We are a consortium of major investors in Unibail-Rodamco-Westfield (“URW”).
We strongly believe the severely dilutive rights issue underpinning the company’s RESET plan is a misguided act by a management who remains prisoner of a failed strategy that began with the acquisition of Westfield.
We view the company’s existing liquidity profile and continued access to the bond markets as solid in the context of the challenges it faces.
The proposed €3.5 billion rights issue, which would be the largest equity issuance in US and European REIT history, is therefore completely unnecessary and highly destructive to shareholders.
There is a better long-term strategy.
URW should refocus itself as Europe’s leading prime shopping centre business, by selling its US portfolio in due course and using proceeds to eliminate any debt concerns. Unshackling URW from its US portfolio will generate a superior performance over the long-term, to the benefit of all stakeholders.
We will vote against the resolution authorising the capital increase at the General Meeting and encourage all shareholders to do the same. We also propose strengthening the Supervisory Board with three new members to drive the delivery of a strategy that creates value for all shareholders.
We are a consortium of leading European real estate and technology investors, led by Léon Bressler, the former Chairman and CEO of Unibail (the precursor to URW), and leading French technology entrepreneur Xavier Niel.
Together, the consortium holds 5% of the stapled shares in URW, making us one of the company’s largest shareholders.
Westfield – Wrong Move, Wrong Time, Wrong Price
URW’s problems began with its acquisition of Westfield in 2018. The transaction was the wrong move, at the wrong time and at the wrong price. The acquisition polluted URW’s dominant position in Europe with a more marginal position in the US, a less attractive market. It burdened the company with debt, distracted management and was a gross misallocation of resources.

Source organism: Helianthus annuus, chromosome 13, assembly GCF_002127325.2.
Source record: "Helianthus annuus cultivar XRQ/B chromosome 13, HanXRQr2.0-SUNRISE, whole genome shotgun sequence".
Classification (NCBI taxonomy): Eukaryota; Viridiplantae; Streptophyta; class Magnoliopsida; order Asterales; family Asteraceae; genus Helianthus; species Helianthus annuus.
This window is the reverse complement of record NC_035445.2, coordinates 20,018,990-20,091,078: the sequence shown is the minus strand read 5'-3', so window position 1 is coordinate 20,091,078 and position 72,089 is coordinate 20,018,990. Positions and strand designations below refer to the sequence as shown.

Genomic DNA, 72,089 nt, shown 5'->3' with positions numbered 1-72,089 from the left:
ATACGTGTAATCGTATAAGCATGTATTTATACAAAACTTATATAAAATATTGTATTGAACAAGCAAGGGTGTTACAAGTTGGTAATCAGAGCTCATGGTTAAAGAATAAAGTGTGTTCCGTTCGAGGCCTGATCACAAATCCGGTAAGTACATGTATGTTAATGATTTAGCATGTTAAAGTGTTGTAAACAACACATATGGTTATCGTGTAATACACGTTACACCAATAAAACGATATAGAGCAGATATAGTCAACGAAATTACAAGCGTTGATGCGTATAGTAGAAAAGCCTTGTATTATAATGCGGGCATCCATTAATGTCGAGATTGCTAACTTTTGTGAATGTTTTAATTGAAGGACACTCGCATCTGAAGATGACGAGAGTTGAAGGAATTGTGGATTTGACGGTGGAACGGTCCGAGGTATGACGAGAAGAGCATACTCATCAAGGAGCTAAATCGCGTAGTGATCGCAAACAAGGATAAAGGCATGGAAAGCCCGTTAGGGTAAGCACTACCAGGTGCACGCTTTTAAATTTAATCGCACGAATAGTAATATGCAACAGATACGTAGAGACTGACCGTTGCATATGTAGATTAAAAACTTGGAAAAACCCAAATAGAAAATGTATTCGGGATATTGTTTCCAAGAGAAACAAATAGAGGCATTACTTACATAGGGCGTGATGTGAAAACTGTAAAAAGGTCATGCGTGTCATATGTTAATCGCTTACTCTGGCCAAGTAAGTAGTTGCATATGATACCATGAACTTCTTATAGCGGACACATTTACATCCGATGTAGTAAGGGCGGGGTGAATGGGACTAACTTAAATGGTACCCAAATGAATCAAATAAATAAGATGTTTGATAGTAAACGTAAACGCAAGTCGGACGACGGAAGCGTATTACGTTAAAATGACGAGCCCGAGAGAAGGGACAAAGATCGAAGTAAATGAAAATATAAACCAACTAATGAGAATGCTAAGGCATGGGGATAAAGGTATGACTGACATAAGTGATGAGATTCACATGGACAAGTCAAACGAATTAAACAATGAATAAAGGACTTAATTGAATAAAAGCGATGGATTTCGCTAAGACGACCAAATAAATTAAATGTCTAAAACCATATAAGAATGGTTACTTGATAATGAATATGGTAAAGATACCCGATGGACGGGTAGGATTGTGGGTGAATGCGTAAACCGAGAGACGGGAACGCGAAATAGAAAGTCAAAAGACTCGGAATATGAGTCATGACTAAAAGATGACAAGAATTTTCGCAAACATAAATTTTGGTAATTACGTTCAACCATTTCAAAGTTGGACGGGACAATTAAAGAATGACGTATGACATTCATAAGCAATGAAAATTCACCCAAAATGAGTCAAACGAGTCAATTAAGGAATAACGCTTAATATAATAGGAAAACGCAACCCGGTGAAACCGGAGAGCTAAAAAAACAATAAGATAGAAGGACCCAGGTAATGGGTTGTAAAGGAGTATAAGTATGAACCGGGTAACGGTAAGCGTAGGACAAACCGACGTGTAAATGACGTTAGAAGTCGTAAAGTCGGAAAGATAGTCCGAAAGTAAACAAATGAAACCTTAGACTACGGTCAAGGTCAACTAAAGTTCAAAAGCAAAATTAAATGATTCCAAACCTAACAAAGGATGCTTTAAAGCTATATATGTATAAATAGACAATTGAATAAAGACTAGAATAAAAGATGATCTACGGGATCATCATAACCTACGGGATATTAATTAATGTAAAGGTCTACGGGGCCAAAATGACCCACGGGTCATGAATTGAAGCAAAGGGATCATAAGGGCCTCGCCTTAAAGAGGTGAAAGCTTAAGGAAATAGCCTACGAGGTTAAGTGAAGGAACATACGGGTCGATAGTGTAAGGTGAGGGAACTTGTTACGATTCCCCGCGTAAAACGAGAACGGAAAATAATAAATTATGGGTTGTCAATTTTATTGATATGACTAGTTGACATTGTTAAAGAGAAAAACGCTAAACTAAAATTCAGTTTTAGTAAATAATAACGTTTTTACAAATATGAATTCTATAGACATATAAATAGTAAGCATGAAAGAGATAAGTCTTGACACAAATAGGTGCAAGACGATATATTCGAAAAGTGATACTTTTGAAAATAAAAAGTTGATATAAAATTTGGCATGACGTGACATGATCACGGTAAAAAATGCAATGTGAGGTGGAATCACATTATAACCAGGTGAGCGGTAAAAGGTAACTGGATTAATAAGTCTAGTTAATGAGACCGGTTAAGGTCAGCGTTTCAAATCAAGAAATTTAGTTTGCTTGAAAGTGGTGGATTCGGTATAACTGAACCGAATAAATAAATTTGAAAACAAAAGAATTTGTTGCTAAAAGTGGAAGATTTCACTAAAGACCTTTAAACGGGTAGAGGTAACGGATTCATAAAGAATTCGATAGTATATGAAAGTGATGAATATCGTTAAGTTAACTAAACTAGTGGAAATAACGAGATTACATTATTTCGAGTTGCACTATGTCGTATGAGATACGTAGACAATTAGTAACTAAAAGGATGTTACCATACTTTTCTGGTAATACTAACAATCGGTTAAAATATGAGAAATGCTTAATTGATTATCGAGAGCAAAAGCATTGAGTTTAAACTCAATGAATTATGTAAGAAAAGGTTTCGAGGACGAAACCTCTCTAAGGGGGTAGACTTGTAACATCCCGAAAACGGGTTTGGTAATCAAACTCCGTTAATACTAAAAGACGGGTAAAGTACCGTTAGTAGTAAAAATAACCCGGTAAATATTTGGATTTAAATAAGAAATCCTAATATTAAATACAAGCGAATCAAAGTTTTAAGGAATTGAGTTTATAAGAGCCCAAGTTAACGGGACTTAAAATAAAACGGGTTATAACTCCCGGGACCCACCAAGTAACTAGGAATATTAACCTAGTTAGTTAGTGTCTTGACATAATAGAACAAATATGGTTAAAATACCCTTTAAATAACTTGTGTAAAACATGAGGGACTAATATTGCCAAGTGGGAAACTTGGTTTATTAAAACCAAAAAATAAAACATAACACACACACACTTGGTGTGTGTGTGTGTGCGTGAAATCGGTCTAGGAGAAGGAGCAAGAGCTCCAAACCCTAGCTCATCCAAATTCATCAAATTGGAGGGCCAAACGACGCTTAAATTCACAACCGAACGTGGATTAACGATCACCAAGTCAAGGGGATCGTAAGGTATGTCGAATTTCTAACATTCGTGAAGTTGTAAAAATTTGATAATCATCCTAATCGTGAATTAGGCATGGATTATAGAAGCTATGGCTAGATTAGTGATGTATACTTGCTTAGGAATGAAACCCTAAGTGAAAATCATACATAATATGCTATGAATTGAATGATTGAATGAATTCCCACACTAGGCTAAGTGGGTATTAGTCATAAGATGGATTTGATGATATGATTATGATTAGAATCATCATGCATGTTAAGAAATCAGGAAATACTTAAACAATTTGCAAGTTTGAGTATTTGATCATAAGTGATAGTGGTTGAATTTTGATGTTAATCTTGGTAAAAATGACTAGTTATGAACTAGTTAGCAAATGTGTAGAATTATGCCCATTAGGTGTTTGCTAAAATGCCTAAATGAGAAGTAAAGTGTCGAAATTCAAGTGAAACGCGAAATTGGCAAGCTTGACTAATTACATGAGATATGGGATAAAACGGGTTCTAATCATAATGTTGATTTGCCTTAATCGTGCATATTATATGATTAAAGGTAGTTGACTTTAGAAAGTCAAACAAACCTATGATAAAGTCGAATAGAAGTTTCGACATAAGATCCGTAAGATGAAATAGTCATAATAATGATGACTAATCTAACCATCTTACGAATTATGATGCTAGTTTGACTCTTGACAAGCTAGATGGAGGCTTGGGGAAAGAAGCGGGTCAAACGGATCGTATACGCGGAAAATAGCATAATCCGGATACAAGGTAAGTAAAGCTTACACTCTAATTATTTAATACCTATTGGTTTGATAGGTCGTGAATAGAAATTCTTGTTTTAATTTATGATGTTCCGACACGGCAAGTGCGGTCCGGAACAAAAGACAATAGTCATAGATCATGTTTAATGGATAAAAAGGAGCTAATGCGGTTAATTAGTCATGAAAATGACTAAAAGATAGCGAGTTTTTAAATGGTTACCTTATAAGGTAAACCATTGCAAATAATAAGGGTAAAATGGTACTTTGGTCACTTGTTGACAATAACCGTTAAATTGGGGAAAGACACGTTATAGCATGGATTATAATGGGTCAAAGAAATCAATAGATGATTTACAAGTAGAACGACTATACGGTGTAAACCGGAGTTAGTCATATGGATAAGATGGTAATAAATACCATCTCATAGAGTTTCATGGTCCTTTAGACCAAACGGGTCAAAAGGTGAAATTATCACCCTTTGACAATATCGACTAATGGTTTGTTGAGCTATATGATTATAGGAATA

Consequently, URW entered the Covid-19 pandemic in a vulnerable position and has been disproportionately affected by the crisis.
Debt – The Wrong Focus (For Right Now)
While the high level of debt generated by the Westfield transaction must be addressed over time, it does not present a near-term liquidity issue.
URW has substantial liquidity buffers, continues to access capital markets and is able to service its bonds, which have a long-term average maturity profile.
“RESET” – The Wrong Plan (and Not a Strategy)
The RESET plan is strong on acronyms, but light on strategy. It includes some asset disposals, a reduction in capex and the quasi-elimination of the cash dividend - all debt-reduction initiatives that we support.
But the plan’s main pillar is the €3.5 billion rights issue with the stated objective of maintaining the company’s existing credit rating.
While we are sensitive to the company’s credit quality, targeting a high credit rating is not a strategy in and of itself. It does not justify the devastating consequences for shareholders of the rights issue. Nor are those consequences justified in broader liquidity terms.
RESET is not in fact a long-term strategy. Where is the company going? What should it look like in five or ten-years’ time? The Management is not addressing these fundamental questions, but instead remains prisoner of the Westfield transaction.
Refocus URW as Europe's Leading Prime Shopping Centre Business
We believe URW must re-establish itself as Europe’s leading prime shopping centre business under a pure-play format, by disposing its US portfolio. A sale should be conducted under a disciplined process and at realistic prices when the market is ready. Proceeds should then be used to eliminate the issue of high debt. In the meantime, the company’s solid liquidity profile affords the patience to get it right.
Crucially, this strategy will not require a capital increase.
We expect the execution of such a process to take two to three years, after which URW will enjoy a far superior competitive position under a pure-play format as its sector’s leading European business and with a healthy balance sheet. It will have the strategic focus and capital necessary to invest in assets, technology and people to ensure it thrives in a changing world.
Enhance Leadership and Oversight to Deliver Change
The company’s decision to reduce the Management Board to just the CEO and CFO represents extremely poor governance.
We place great expectations on the Supervisory Board to consider our proposed strategy and help to create the processes under which it can be successfully implemented by the Management Board.
Our resolutions submitted to the General Meeting for the admission of three new members to the Supervisory Board are made in that spirit. Their admission will constructively strengthen the board and help it move the company in the right strategic direction.
We have submitted resolutions to the Shareholder Meeting for the admission of three highly experienced new members to the Supervisory Board, who will help move the company in the right strategic direction.